A study by the European
Animal Research Association (EARA), of websites of biomedical research bodies
in Germany, assessing how they discuss research using animals, has found that the
sector is still some way from an acceptable level of openness and transparency
in animal research.
a total of 151 institutional websites in Germany during 2018, both public and
private bodies, such as universities and pharmaceutical companies, and a rating
system was developed to analyse the data. The main findings were that:
Just a third (34%) of the institutions
conducting animal research carry a recognisable statement on their websites
explaining the use of animals in research/animal welfare.
Just over half the websites assessed (55%) meet
the criterion for providing ‘more information’, for instance by including the
kind of animals used.
Well under a third (28%) of the websites can
be considered to have prominent mentions of animal research – such as
recognisable statements within three clicks of the homepage.
The Federation of European Neuroscience Societies (FENS) has responded to the recent European Parliament’s Intergroup on the Welfare and Conservation of Animals statement on the use of animals in neuroscience, which claimed that, ‘Animal testing is inherently uncertain and is a misleading indicator for human trials’.
In its own response statement FENS said: ‘The value of animal-based research for wide-reaching scientific and medical advances, including in neuroscience, cannot be overstated.’
The statement, also backed by EARA, EFPIA, GIRCOR, RSB, TVV and Wellcome, continued: ‘While there is an element of uncertainty in drug-related R&D, the use of animals in neuroscience research has undoubtedly contributed to our ever-improving understanding of the human brain and important advances in the treatment of neurological diseases.’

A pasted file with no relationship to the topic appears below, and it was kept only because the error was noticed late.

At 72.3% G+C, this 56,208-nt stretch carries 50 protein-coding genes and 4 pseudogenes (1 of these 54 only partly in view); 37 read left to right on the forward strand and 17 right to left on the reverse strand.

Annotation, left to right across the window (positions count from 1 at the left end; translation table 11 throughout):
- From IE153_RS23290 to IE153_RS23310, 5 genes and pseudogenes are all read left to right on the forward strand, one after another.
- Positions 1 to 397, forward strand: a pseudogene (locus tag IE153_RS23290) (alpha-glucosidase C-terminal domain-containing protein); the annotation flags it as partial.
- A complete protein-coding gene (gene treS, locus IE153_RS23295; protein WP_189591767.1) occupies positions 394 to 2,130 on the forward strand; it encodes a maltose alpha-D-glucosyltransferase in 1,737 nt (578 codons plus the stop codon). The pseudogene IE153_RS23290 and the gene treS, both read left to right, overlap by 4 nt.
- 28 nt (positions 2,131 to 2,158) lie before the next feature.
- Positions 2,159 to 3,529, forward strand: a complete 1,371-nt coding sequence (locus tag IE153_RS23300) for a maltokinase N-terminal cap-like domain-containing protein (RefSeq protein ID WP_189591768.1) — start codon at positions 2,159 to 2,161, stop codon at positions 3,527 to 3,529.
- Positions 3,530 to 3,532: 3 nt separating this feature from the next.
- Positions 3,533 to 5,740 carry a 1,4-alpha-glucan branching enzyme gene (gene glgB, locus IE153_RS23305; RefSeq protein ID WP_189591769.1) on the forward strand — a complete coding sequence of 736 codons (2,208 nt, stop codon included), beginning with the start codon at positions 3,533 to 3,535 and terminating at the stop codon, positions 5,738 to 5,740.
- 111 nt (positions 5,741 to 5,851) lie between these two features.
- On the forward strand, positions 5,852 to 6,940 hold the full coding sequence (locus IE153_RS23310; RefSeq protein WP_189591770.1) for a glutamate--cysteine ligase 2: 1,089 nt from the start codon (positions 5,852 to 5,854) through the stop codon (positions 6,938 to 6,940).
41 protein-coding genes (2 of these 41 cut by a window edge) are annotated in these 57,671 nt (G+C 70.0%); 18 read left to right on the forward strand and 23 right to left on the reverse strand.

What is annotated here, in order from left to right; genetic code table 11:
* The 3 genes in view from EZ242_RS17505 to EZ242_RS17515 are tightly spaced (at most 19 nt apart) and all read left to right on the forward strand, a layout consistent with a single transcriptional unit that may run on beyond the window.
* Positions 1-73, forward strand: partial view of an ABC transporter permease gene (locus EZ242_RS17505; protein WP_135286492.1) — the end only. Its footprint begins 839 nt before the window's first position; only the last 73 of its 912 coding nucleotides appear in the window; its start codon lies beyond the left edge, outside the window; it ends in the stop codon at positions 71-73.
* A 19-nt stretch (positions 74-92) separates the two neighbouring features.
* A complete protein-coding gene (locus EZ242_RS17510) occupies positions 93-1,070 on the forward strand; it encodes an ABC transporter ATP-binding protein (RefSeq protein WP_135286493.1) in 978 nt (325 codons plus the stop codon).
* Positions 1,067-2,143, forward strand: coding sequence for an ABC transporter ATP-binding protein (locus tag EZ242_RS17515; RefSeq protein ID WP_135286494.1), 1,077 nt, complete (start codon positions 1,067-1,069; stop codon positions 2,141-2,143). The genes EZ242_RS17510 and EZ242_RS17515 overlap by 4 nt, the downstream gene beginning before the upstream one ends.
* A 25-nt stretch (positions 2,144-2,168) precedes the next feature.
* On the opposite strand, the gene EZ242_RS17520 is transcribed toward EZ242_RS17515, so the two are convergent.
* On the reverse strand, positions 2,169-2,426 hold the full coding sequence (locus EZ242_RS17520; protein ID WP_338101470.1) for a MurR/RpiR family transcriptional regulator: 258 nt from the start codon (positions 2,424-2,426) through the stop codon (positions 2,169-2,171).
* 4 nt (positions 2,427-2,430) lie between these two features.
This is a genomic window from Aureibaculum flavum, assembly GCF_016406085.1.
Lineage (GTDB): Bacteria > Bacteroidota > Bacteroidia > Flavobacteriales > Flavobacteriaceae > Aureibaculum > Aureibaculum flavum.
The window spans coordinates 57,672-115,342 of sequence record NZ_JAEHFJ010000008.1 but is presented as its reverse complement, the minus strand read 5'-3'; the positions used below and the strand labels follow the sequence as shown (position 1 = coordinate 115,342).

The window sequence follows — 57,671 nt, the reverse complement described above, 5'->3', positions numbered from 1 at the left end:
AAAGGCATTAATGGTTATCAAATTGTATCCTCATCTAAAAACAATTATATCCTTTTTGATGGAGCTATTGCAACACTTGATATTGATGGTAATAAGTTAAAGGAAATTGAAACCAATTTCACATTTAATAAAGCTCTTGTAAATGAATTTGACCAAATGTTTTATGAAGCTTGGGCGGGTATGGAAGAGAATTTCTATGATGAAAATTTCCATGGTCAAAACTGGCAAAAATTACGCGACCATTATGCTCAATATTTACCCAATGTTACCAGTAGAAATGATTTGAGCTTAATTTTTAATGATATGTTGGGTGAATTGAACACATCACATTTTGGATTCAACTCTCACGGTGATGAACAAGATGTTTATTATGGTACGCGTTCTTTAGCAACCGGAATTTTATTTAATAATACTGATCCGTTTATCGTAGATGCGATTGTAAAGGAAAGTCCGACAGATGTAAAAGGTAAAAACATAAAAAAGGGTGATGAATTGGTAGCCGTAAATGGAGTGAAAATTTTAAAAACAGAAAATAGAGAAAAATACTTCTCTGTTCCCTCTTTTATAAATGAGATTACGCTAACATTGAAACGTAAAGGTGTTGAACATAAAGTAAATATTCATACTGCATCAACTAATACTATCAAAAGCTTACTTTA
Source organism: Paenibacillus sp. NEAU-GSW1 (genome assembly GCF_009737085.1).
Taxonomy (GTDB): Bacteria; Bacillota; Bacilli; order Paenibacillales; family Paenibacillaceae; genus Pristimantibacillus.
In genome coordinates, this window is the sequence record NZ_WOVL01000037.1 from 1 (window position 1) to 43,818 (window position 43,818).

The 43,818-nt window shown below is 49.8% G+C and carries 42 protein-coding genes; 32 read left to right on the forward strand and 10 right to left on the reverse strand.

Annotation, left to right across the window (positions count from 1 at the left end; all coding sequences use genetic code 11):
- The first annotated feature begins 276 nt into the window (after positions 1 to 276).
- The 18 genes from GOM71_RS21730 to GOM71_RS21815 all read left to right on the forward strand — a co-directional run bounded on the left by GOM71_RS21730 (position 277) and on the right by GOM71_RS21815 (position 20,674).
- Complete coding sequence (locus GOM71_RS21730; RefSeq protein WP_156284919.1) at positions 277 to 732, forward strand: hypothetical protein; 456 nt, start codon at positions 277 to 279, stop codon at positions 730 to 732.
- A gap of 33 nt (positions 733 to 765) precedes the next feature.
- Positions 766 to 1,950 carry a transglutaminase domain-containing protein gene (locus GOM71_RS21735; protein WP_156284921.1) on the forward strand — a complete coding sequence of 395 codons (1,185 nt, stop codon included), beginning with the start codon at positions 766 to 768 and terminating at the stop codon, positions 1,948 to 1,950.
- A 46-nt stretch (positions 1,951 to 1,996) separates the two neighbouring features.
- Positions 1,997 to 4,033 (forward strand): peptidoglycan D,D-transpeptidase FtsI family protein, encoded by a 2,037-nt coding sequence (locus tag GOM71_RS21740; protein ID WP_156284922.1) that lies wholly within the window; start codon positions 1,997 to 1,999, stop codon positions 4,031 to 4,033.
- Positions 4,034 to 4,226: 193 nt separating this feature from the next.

EARA Brexit Taskforce Briefing on the potential implications for animal science in the UK and EU stemming from Brexit
EARA has brought together a group of organisations under a Brexit Taskforce. The Taskforce is comprised of the following organisations – EARA, ABPI, AnimalHealth Europe, Charles River Laboratories, Covance, Ellegaard Göttingen Minipigs, Envigo, GSK, Marshall BIoResources, National Office of Animal Health, Understanding Animal Research and the Wellcome Sanger Institute.
The Task Force has produced this briefing which addresses both the complexities and possible opportunities for animal science in Europe stemming from Exit. Read the briefing here
The aim of this initiative is to allow the wider biomedical sector the opportunity to raise concerns with both the 27 (through EU engagement) and UK authorities on outstanding and unresolved issues over Brexit and animal science. If you have any questions about the briefing or believe that your organisation would benefit from joining the Task Force please contact us at email@example.com
The Italian legislative decree No. 26 of 4th March 2014 transposes to the Italian law the European Directive No. 63 of 22nd September 2010. The legislative decree 26/2014 introduced unprecedented provisions regarding to 1) the use of animals for xenotransplantation and substances of abuse research (Art. 5, part 2. letter d. and e) 2) the use of animals for training and education in universities (Art. 5, part 2. letter f), 3) breeding cats, dogs and non-human primates (Art. 10, part 5). Continue reading →